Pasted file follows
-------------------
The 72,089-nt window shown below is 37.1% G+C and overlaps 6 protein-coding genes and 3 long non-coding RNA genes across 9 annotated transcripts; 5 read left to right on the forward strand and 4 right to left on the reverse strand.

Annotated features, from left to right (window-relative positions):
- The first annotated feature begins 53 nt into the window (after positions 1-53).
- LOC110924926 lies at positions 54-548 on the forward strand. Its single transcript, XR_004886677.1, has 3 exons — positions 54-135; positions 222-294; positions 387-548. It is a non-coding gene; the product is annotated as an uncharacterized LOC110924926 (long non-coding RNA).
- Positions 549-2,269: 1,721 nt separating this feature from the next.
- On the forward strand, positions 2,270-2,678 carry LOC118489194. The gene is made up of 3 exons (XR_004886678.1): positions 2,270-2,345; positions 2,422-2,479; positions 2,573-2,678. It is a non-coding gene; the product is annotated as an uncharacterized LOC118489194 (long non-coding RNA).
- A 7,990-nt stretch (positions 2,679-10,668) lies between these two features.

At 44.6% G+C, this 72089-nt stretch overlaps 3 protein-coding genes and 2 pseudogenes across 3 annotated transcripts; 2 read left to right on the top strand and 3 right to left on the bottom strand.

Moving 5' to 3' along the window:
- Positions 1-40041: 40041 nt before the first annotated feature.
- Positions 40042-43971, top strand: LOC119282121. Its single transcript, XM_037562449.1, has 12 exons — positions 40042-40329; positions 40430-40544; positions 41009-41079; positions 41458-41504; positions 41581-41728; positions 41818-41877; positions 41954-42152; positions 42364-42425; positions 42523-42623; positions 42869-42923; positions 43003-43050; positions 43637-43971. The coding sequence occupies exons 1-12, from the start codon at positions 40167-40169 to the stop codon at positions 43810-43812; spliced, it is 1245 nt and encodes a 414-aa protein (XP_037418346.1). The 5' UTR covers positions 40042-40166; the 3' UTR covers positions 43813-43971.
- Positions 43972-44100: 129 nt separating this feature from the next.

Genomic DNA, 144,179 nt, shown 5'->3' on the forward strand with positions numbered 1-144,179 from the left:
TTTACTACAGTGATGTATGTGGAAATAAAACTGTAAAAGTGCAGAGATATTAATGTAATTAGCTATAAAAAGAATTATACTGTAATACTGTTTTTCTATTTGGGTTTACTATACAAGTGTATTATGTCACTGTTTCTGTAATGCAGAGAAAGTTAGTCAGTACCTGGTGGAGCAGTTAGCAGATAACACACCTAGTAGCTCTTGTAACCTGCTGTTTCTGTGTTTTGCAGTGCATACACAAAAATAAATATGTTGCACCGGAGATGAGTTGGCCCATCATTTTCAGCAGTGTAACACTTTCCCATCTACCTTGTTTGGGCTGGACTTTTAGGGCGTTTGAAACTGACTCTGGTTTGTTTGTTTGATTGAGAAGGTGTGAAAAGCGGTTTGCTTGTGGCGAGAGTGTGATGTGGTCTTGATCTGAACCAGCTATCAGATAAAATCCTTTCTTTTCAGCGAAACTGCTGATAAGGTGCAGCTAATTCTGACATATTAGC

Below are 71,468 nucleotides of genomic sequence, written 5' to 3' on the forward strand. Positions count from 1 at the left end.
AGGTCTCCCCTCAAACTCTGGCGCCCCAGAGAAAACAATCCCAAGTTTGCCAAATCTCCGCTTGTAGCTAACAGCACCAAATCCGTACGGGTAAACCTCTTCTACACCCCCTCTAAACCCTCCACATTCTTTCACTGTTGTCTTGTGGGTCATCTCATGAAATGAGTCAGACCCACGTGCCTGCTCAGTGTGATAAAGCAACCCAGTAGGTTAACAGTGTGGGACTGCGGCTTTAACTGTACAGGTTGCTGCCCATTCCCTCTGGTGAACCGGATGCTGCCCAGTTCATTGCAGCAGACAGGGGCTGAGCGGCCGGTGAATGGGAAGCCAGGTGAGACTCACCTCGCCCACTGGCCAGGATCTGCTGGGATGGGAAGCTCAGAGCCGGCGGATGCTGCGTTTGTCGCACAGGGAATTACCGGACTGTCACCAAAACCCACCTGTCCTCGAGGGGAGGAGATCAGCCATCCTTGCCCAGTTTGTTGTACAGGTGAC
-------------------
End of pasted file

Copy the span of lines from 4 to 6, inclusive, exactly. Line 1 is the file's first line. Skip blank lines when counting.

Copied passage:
- LOC110924926 lies at positions 54-548 on the forward strand. Its single transcript, XR_004886677.1, has 3 exons — positions 54-135; positions 222-294; positions 387-548. It is a non-coding gene; the product is annotated as an uncharacterized LOC110924926 (long non-coding RNA).
- Positions 549-2,269: 1,721 nt separating this feature from the next.
- On the forward strand, positions 2,270-2,678 carry LOC118489194. The gene is made up of 3 exons (XR_004886678.1): positions 2,270-2,345; positions 2,422-2,479; positions 2,573-2,678. It is a non-coding gene; the product is annotated as an uncharacterized LOC118489194 (long non-coding RNA).